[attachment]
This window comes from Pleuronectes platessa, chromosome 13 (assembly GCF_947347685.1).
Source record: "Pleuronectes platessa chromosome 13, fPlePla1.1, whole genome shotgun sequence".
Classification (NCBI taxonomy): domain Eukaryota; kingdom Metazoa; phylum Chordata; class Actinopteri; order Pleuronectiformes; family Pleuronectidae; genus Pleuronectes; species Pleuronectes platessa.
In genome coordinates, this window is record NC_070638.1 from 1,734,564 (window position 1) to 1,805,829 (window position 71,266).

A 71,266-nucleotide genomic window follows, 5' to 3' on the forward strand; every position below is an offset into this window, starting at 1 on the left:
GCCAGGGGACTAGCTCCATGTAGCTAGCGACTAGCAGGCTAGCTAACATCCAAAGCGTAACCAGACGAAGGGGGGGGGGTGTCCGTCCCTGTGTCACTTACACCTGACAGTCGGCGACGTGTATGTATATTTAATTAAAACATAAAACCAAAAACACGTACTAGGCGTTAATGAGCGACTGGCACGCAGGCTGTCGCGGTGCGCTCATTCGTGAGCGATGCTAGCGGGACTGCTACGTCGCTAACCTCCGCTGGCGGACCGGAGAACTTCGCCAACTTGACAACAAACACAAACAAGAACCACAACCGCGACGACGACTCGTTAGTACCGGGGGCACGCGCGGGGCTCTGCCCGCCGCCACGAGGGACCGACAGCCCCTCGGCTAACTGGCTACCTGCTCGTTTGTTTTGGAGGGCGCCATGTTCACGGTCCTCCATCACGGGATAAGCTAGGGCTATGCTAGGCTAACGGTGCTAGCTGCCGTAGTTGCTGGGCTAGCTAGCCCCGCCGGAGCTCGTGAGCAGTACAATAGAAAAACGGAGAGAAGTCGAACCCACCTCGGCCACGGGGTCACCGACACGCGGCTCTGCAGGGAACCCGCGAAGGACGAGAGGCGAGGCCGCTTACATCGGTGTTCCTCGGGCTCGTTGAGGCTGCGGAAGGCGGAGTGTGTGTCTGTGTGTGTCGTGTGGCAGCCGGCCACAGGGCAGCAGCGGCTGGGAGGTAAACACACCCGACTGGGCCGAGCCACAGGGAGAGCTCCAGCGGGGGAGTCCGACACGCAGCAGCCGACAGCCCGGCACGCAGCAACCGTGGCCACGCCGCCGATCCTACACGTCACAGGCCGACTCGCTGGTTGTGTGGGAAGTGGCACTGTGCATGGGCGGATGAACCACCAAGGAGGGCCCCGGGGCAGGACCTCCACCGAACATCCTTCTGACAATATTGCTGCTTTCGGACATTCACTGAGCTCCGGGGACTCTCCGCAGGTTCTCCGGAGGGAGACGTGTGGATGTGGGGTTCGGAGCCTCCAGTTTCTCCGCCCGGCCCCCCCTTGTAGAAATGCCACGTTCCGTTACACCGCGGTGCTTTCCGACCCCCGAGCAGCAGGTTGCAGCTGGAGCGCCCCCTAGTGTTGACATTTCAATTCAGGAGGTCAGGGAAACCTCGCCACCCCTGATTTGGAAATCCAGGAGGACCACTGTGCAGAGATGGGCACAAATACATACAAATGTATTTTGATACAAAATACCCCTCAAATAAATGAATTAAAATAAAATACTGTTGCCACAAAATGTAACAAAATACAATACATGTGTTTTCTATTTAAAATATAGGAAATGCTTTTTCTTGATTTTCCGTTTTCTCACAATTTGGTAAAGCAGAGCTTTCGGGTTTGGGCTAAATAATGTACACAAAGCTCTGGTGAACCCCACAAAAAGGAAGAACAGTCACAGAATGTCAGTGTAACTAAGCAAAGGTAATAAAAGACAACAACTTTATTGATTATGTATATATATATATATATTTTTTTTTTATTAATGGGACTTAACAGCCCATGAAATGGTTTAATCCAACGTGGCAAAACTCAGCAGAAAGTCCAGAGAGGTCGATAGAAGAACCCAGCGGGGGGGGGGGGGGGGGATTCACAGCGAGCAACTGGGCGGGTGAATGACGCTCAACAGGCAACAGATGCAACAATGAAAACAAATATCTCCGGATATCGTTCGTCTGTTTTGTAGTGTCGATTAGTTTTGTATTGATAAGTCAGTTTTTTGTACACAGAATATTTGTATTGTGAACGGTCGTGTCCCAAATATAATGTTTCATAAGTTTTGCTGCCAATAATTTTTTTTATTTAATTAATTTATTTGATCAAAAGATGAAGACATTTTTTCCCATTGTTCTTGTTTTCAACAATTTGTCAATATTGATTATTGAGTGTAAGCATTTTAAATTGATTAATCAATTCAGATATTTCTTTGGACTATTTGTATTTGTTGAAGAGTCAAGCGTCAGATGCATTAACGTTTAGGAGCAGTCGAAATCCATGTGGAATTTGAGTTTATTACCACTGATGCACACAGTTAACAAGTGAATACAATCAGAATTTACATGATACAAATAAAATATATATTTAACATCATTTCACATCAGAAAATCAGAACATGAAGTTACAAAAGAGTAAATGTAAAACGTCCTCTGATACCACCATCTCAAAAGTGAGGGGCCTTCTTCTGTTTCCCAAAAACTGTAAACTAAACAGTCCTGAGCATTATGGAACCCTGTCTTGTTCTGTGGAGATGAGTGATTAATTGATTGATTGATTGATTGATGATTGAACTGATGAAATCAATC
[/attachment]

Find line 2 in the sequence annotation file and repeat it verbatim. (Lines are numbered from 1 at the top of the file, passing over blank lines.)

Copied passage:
Source record: "Pleuronectes platessa chromosome 13, fPlePla1.1, whole genome shotgun sequence".